Plans are under way to install a pilot 1-MWh lithium battery–based storage system in 2018 at the world’s first floating wind farm in Aberdeenshire, Scotland.
The “Batwind” system, to be installed at the Hywind pilot park offshore of Peterhead, is being developed in cooperation with Scottish universities and suppliers under a new memorandum of understanding signed on March 18. According to its developers, the storage system could help mitigate intermittency and optimize output—and this could in turn improve efficiency and lower costs for offshore wind.
“The pilot in Scotland will provide a technological and commercial foundation for the implementation of Batwind in full-scale offshore wind farms, opening new commercial opportunities in a growing market,” said Norwegian energy firm Statoil, which is developing the Hywind Scotland project and spearheading the Batwind project. The 30-MW Hywind project, which will comprise five floating wind turbines 25 kilometers offshore Peterhead, is currently under construction and should come online by 2017. Statoil has said the $248 million offshore wind project will be built at a 60% to 70% cost reduction from the Hywind demonstration project in Norway owing to technological innovations (for more, see “Statoil to Build World’s First Floating Offshore Wind Farm” in POWER’s January 2016 issue).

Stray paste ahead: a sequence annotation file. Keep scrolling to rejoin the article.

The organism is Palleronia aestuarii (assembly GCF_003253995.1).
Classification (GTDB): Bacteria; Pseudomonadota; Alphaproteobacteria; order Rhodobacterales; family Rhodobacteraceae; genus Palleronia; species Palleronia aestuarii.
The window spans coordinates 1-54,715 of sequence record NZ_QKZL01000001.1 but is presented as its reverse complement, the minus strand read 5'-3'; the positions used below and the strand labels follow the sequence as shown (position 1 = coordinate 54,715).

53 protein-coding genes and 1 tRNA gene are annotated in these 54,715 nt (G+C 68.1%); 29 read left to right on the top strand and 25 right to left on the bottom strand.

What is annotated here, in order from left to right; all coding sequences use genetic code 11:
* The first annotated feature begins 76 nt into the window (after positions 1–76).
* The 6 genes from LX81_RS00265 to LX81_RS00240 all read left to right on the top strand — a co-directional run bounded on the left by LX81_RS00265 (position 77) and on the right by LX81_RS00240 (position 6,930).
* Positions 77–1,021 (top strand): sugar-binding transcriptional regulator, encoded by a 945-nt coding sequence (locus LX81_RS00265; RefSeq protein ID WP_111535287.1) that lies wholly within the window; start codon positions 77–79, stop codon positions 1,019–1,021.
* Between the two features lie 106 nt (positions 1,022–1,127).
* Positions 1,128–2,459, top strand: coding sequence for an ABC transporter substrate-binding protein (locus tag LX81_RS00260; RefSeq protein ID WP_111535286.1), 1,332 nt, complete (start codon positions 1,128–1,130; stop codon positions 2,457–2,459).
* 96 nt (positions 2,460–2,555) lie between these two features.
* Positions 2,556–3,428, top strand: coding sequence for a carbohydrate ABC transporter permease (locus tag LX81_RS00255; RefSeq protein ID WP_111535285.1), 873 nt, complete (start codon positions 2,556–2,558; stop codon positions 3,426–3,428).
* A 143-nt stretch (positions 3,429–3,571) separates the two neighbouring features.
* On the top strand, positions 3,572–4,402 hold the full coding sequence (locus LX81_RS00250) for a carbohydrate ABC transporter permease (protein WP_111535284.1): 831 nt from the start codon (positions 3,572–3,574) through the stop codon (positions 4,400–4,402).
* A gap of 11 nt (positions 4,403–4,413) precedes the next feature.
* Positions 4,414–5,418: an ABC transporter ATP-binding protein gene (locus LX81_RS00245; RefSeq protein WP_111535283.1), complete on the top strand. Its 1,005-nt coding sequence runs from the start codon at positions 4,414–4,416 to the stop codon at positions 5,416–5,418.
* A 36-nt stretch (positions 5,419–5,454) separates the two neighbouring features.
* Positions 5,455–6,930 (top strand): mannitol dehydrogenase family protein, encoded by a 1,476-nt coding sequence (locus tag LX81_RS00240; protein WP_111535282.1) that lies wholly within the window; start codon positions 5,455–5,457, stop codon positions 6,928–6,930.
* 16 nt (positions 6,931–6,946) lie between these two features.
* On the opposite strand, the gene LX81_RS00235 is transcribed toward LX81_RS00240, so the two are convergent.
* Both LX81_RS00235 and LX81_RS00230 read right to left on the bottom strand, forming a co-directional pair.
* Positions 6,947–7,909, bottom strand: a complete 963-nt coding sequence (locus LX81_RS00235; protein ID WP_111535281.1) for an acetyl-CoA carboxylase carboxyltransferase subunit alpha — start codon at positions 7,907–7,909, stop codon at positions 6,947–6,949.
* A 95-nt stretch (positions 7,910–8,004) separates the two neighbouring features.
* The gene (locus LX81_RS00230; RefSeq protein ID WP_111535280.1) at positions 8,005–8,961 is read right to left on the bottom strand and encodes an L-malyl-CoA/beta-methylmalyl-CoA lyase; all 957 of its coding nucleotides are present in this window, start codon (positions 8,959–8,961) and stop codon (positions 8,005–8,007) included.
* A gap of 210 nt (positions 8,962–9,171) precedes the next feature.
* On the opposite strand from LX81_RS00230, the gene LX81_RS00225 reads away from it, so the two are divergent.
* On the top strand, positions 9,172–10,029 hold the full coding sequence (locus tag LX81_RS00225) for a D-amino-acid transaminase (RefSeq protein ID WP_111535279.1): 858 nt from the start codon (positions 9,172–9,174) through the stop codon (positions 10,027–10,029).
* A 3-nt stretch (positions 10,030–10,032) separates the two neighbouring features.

The Batwind battery and converter integrated storage system (Figure 4) is expected to capture wind over-generation, storing excess power for sale when capacity is needed, thus reducing balancing costs. Statoil expects that increases in power market value will come with “opportunities to capture price peaks through arbitrage.”
—Sonal Patel, associate editor